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M.2 SSDs are insanely fast because they deliver the newest generation of storage technology (SSD) in a form factor capable of higher throughput (M.2). However, only M.2 SSDs that use the PCIe interface and NVMe protocols offer the best transfer speeds.
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Solid State Drives (SSDs) offer significantly faster data transfer rates than traditional Hard Disk Drives (HDDs). But not all SSDs are equally fast. To confuse matters further, all M.2 SSDs aren’t equally fast either.
M2. SSDs that use the NVMe transfer protocol to move data via a motherboard’s PCIe slot are significantly faster than SATA SSDs. On the other hand, M.2 SSDs that use the SATA interface will only offer speeds comparable to SATA SSDs.
We’ll need to dive deeper into the different form factors and interfaces to see why this is the case.
SSDs can transfer data much faster than HDDs using flash memory. The same storage technology also makes them much smaller than traditional spinning disks.
However, the rapid pace at which newer products now hit markets means early iterations are often works in progress. Frequently, early releases are only able to partially exploit the potential of newly developed technologies. And shortfalls are only made up in later releases.
Additionally, the latest technologies are often received hesitantly by the public. For this reason, they are also usually more expensive. So manufacturers continue to put out older, more affodable products until they become totally obsolete.
The great variety of SSD options out there epitomizes these fast-moving market conditions. They also mean that while SSDs are undoubtedly faster than HDDs, a few additional aspects affect actual transfer speeds. These include:
- Form factor – the shape and size of a disk/stick
- Interface – the connection it uses to transfer data with your computer
The earliest SSDs continued to use the 2.5-inch (6.35 cm) form factor of the generation of HDDs that were first introduced for laptops in 1988.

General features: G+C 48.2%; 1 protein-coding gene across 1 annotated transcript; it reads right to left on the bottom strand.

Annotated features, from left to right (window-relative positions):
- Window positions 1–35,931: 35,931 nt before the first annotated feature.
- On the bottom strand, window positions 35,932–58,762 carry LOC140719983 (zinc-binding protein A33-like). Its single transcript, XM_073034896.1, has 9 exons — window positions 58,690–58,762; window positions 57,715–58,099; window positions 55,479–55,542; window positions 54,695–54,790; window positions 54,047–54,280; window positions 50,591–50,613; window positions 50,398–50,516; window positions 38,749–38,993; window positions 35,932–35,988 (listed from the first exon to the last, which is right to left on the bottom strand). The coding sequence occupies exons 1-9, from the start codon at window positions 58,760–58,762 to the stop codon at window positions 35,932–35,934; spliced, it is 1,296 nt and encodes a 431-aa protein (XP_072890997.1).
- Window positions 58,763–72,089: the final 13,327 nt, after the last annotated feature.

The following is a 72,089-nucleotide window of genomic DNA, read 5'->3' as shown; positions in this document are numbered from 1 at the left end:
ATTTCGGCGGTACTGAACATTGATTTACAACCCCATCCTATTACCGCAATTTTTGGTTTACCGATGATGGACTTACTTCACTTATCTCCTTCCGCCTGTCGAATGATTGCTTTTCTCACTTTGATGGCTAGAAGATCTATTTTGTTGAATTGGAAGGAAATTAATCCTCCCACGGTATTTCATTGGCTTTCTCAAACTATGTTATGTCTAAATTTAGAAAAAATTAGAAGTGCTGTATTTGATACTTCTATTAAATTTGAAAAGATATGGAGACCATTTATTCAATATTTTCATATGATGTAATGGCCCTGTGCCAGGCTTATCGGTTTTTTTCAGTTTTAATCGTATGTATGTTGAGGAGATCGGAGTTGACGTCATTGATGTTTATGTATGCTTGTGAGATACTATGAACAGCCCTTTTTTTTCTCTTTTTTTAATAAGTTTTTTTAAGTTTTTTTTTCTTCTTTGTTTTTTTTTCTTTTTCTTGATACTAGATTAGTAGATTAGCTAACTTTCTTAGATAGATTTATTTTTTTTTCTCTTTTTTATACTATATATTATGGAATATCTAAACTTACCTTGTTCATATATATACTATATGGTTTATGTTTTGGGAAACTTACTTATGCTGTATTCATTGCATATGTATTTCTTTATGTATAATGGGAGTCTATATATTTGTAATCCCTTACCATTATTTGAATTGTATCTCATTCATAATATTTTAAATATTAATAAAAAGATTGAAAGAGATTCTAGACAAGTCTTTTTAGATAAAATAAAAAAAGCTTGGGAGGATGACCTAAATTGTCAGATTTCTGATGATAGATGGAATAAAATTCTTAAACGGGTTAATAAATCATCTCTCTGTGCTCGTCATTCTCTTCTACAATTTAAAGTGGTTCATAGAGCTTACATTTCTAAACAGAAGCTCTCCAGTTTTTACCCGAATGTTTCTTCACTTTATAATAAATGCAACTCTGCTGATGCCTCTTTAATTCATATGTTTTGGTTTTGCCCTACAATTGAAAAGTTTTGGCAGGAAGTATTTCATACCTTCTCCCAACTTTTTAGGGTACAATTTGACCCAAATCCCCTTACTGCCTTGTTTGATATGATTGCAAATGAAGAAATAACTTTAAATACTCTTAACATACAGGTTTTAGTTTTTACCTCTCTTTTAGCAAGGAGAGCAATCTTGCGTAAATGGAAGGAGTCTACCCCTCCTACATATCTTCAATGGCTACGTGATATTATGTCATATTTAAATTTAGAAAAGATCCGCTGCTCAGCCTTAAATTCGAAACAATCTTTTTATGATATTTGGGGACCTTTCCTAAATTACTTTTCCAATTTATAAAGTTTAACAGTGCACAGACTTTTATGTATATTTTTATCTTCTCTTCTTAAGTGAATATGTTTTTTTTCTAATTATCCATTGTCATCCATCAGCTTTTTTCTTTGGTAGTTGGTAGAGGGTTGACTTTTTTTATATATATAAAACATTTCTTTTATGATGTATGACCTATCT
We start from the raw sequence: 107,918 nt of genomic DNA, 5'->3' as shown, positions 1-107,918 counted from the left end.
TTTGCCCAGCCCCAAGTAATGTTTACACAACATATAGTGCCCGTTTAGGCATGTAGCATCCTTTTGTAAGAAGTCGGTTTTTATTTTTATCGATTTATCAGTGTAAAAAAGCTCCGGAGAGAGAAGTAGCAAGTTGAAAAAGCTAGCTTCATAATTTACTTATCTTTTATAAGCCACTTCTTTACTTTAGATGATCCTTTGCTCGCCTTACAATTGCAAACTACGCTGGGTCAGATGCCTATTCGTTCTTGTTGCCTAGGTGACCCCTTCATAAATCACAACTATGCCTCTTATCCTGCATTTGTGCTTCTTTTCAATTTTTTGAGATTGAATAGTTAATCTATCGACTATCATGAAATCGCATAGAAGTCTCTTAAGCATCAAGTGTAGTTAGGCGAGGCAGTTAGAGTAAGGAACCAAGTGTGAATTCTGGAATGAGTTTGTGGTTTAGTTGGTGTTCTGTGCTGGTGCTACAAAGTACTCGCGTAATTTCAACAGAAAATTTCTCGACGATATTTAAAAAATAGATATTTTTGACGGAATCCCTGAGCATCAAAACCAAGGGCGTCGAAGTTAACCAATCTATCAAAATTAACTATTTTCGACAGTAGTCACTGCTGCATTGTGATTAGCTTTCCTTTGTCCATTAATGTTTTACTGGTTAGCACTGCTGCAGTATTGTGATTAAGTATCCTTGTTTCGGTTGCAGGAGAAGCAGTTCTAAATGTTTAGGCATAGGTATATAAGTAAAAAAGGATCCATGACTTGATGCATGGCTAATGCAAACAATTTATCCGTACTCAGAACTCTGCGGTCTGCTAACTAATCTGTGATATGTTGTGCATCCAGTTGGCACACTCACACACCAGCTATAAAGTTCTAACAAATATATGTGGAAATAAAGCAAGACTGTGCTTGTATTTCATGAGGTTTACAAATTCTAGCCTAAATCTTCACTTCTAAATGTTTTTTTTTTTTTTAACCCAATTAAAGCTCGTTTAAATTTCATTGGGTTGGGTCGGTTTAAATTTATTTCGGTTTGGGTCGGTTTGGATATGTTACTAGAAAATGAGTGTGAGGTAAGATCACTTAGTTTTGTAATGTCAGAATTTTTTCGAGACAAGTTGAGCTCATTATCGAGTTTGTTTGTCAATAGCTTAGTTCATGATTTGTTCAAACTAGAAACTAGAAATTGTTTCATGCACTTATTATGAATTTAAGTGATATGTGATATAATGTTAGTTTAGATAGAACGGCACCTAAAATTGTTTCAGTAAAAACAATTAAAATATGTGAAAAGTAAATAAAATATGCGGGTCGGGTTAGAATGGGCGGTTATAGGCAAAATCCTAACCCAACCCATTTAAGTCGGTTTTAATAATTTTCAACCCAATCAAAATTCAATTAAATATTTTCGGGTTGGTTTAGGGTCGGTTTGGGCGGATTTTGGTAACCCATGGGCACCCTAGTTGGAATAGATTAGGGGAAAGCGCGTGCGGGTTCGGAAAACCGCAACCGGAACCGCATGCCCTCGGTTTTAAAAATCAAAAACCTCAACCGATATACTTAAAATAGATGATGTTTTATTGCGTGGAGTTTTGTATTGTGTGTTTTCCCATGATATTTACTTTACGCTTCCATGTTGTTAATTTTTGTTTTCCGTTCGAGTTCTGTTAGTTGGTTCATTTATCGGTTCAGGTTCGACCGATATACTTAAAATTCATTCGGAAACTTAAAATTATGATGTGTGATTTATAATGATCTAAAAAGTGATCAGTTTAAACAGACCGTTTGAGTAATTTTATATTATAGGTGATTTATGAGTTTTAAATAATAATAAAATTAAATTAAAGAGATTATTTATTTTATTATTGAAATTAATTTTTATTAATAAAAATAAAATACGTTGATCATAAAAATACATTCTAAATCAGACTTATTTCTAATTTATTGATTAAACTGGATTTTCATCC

Their dimensions were:
- Width – 2.7 inches (6.56 cm)
- Length – 3.96 inches (10.06 cm)
- Thickness – 0.37 inches (0.94 cm)
These drives also used the older SATA interface, first introduced in 2003. Since SATA uses serial transfer technology, transfer rates were capped at 600 MB/sec despite the greater capabilities of flash memory.
Later, iterations of SSDs appeared in the M.2 form factor. Smaller than some RAM sticks, M.2 memory card dimensions are usually indicated by a four or five-digit number – the first two digits indicate the width of the stick and the remaining numbers its length.
- 2230 refers to cards 0.87 in x 1.12 in (22 mm x 30 mm)
- 2242 refers to cards 0.87 in x 1.65 in (22 mm x 42 mm)
- 2260 refers to cards 0.87 in x 2.36 in (22 mm x 60 mm)
- 2280 refers to cards 0.87 in x 3.15 in (22 mm x 80 mm)
- 22110 refers to cards 0.87 in x 4.33 in (22 mm x 110 mm)
M.2 cards can, but do not always, take advantage of parallel transfer technology – that’s why all M.2 cards are not the same.
The following section discusses the two most common M.2 variants and explains why they offer different transfer speeds.
Besides the form factor, the data transfer rate of a memory card also depends on its interface with a computer. Of course, higher speeds often come at a premium cost.
Despite being capable of transferring data in parallel lanes using a computer’s PCIe or Peripheral Component Interconnect Express interface, not all M.2 memory sticks take advantage of this capability.
Many SSDs continue to rely on a computer’s SATA interface. Limited by SATA transfer rates, they may only hit transfer speeds of up to 550 MB/sec. Thus, they will not be as fast as NVMe M.2 SSDs, which use a computer’s PCIe interface.
However, SATA-connected M.2 memory is also more affordable per GB of storage than PCIe-connected M.2. For users who may not require the fastest data transfer speeds, they may continue to offer a better value proposition.
NVMe or Non-Volatile Memory Express transfer protocols were designed to work specifically with the flash memory technology that drives SSDs. They tap into the parallel transfer capabilities of a computer’s PCIe interfaces to maximize the potential of SSDs.
On PCIe generation 3 capable systems, they allow transfer speeds of up to 3,500 MB/sec. On PCIe generation 4 machines, they enable even faster data transfer, reaching speeds of up to 7,500 MB/sec.
However, NVMe M.2 memory cards are amongst the most expensive storage options per GB of memory. They may only be viable for users with higher disk speed requirements.
The variants discussed above are only the most common types of SSD memory available today. For most users, these are the memory components they will consider when making a purchase.
However, other options do exist. These include:
- NVMe PCIe Add-in-Card (AIC) SSDs – Unlike the NVMe cards described above, they connect directly to a computer’s PCIe slot without requiring an M.2 connector.
- U.2 SSDs – They’re hot-pluggable and most commonly used by enterprises.
- 3.5 in (8.89 cm) form factor SSDs – Usually too expensive for consumers.
M.2 SSDs are among the fastest storage options widely available to consumers today. However, drives that make the best use of the M.2 form factor’s potential can be pricey and may only make sense for the most demanding users.